The nocturne is reflective in mood until it suddenly becomes passionate near the end. The new concluding melody begins softly but then ascends to a high register and is played forcefully in octaves, eventually reaching the loudest part of the piece, marked fortissimo. Tension increases dramatically as the crescendo brightly moves up to the long trill. After a brilliant trill-like passage, the excitement subsides; the nocturne ends calmly.

Source: Wikipedia

Frederic-Chopin-1999-Joint-Issue-France-Poland

1999 – Joint Issue from France & Poland – 150th Anniversary Death

For these are latter days I know
The Great Depression now is spreading
God’s word declared it would be so

I’m going where there’s no depression
To the lovely land that’s free from care
I’ll leave this world of toil and trouble
My home’s in Heaven, I’m going there

In that bright land there’ll be no hunger
No orphan children crying for bread
No weeping widows toil and struggle
No shrouds, no coffins and no death

I’m going where there’s no depression
To the lovely land that’s free from care
I’ll leave this world of toil and trouble
My home’s in Heaven, I’m going there

This dark hour of midnight nearing
Tribulation time will come
The storm will hurl in midnight fears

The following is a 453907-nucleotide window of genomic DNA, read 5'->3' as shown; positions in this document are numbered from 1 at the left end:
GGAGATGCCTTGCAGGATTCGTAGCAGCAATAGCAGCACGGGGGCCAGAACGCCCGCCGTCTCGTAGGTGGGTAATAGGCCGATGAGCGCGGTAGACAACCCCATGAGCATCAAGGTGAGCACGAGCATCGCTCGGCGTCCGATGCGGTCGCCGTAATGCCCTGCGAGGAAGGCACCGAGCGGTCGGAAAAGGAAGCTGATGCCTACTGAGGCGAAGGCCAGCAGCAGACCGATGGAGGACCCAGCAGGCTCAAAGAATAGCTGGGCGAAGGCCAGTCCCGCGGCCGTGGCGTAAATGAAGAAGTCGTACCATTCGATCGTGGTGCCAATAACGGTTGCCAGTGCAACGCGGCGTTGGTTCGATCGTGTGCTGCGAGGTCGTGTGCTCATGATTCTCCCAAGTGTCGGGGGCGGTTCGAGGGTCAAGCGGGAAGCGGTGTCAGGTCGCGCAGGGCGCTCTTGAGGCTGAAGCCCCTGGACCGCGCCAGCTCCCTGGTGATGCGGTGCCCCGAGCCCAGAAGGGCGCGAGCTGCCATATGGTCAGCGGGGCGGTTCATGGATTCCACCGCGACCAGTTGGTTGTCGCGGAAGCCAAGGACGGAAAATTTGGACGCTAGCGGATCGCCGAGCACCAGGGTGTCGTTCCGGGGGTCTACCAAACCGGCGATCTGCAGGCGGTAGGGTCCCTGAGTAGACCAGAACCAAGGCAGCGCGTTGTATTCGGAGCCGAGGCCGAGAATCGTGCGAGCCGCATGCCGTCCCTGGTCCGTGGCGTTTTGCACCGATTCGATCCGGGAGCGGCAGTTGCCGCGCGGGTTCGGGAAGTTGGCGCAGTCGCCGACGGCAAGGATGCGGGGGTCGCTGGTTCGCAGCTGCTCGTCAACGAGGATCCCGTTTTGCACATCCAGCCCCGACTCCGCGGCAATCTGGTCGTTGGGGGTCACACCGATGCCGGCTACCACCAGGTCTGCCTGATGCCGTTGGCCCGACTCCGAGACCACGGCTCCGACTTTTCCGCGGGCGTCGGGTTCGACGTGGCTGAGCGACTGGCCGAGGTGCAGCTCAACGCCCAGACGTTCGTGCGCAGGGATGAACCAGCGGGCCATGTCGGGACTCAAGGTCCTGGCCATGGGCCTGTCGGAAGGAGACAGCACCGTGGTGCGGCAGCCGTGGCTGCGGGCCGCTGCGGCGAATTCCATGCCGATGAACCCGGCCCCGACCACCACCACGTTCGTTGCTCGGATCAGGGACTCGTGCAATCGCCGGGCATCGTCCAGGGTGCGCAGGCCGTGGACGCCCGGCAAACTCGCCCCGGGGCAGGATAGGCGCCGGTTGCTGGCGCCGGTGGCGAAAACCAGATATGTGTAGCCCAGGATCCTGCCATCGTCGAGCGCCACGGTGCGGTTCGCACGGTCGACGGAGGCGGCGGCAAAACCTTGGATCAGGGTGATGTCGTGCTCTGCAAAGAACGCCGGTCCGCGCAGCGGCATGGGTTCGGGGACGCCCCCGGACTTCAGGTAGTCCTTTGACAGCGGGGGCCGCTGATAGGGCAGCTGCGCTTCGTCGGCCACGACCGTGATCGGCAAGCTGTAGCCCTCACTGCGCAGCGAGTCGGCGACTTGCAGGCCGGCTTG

And sweep lost millions to their doom

I’m going where there’s no depression
To the lovely land that’s free from care
I’ll leave this world of toil and trouble
My home’s in Heaven, I’m going there
My home’s in Heaven, I’m going there

Waltz for piano No. 7 in C sharp minor, Op. 64/2, CT. 213

 

Since 1956, UNESCO participates in commemorations of anniversaries of eminent personalities, works or events that have contributed to the mutual enrichment of culture in order to give them worldwide significance.

Inside the 2010-2011 program, Frederic Chopin’s 200th Anniversary of birth has been proposed by Poland, with the support of France.

Unesco-2010-2011-Frederic-Chopin-Anniversaries

Frédéric Chopin, Composer (1810-1849) Proposed by Poland, with the support of France.

To Chopin’s beautiful music!

Talk soon,

Janice